“This is a moment I’ve been waiting for, to have a president of my party, to have a vice president who has been my friend for 25 years, and finally to have working majorities in Congress,— he said.
Kerry is also boldly playing a role in another key Obama initiative that doesn’t fall naturally into his committee’s portfolio: climate change. Not only did Kerry co-sponsor the Senate’s principal cap-and-trade bill with Sen. Barbara Boxer (D-Calif.), the Environment and Public Works chairman, but he has run the legislation through the Foreign Relations Committee — even though the primary markup will take place in EPW. Kerry is also leading “tripartisan— talks on the issue with Sens. Lindsey Graham (R-S.C.) and Joe Lieberman (ID-Conn.).
Gene Karpinski, president of the League of Conservative Voters, said that by putting the measure in front of Foreign Relations, Kerry has illustrated that climate change is truly a global issue, not just a question of modernizing U.S. environmental law. “It sort of in essence doubles down his ability to be effective,— Karpinski said.
Beyond policy questions, Kaufman said that Kerry has proved to be a very good manager of the Foreign Relations Committee at the most basic level. He deploys his staff well, he delegates responsibility, he’s courteous to junior members and he isn’t turf conscious. “It’s a real working committee, and I think Kerry deserves a lot of credit for that,— Kaufman said.
The Days Ahead
Looking ahead, Kerry said that the Foreign Relations Committee “will continue to ask the tough questions— on a variety of issues. He has already invited the father of Umar Farouk Abdulmutallab, the man accused of trying to blow up a Northwest Airlines plane on Christmas Day, to testify before the committee this week.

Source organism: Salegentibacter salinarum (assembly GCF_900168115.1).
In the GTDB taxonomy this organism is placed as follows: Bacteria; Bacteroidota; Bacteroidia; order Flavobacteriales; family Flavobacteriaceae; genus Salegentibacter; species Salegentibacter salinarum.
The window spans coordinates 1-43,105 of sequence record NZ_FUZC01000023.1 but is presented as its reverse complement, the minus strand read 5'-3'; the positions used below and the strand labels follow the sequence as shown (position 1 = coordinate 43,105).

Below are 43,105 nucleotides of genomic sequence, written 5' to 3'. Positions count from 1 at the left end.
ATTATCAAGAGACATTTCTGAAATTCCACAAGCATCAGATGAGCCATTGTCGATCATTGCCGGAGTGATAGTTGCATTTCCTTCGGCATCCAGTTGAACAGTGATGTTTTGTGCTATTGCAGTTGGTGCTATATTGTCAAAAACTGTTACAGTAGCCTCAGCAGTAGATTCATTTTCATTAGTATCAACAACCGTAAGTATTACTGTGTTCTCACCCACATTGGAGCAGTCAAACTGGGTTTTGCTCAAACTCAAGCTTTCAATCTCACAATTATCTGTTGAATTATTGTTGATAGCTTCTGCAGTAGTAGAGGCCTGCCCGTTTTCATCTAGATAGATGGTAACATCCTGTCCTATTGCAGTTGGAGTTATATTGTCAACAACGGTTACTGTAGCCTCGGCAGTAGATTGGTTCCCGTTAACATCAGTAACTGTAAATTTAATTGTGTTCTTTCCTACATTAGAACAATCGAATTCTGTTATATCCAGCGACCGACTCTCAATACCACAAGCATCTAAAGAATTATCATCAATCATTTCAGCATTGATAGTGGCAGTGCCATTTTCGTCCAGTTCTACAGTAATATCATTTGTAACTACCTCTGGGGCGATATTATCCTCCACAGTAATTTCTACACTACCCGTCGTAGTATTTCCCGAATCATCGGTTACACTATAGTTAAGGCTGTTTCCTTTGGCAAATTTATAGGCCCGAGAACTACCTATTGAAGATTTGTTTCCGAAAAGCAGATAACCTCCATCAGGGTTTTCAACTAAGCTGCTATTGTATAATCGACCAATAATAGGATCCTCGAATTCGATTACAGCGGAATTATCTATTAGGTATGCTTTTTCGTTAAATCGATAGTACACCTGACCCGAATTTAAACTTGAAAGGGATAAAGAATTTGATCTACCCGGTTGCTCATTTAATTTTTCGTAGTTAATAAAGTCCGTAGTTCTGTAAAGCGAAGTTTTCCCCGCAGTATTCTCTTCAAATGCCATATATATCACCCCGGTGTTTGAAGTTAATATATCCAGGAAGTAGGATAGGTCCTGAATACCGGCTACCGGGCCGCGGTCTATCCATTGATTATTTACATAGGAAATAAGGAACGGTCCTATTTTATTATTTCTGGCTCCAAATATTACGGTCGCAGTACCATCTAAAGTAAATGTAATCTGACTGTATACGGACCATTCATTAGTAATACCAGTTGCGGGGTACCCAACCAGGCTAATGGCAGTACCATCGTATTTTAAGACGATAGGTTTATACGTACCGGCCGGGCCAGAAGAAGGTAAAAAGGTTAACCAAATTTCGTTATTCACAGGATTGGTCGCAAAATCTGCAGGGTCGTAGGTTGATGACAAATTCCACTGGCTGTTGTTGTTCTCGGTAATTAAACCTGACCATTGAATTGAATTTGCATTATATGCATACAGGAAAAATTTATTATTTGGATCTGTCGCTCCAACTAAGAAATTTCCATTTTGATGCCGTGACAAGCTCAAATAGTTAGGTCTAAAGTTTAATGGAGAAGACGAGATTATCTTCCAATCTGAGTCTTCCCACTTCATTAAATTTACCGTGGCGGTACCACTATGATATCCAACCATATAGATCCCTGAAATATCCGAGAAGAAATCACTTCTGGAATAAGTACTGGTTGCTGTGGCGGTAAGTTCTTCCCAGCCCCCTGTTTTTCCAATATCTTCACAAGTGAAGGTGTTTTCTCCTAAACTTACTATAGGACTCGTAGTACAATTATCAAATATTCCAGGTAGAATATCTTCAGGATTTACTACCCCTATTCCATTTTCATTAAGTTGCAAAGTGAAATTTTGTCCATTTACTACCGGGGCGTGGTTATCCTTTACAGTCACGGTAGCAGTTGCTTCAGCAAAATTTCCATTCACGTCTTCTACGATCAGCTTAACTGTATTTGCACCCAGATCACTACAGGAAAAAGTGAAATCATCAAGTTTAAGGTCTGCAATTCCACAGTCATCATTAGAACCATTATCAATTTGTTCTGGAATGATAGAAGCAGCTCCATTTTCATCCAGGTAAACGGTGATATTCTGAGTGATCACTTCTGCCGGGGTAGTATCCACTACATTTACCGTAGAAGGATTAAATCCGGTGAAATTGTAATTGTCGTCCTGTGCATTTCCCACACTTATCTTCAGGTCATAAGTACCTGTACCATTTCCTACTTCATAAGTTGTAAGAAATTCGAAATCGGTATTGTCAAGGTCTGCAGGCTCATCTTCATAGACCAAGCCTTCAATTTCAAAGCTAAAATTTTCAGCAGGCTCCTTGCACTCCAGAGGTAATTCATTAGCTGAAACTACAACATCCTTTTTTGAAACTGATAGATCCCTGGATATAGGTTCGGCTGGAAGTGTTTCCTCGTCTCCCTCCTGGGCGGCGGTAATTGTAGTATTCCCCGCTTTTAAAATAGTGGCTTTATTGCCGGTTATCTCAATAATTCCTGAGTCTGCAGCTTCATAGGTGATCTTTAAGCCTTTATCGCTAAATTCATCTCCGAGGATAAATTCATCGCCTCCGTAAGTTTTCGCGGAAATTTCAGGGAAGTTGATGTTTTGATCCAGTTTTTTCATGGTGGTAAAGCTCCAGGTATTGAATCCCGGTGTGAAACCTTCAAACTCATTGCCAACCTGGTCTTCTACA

On the political front, like a lot of top-ranking Democrats, Kerry has spent the last few days trying to help Massachusetts Attorney General Martha Coakley (D) win today’s special election to replace Kennedy — a race that has been a lot more difficult than party leaders bargained for.
Kerry penned a fundraising appeal for Coakley on behalf of the Democratic Senatorial Campaign Committee last week, and as of press time was expected to make at least one appearance with Coakley over the weekend — his first public event since his hip replacement surgery earlier this month.
Cahill, his former campaign manager, said one of Kerry’s most prized possessions is a picture of him and Kennedy together on the Capitol steps, taken on Kerry’s first day in office. “He’s determined to make sure that he and Martha Coakley can take the same picture together,— Cahill said.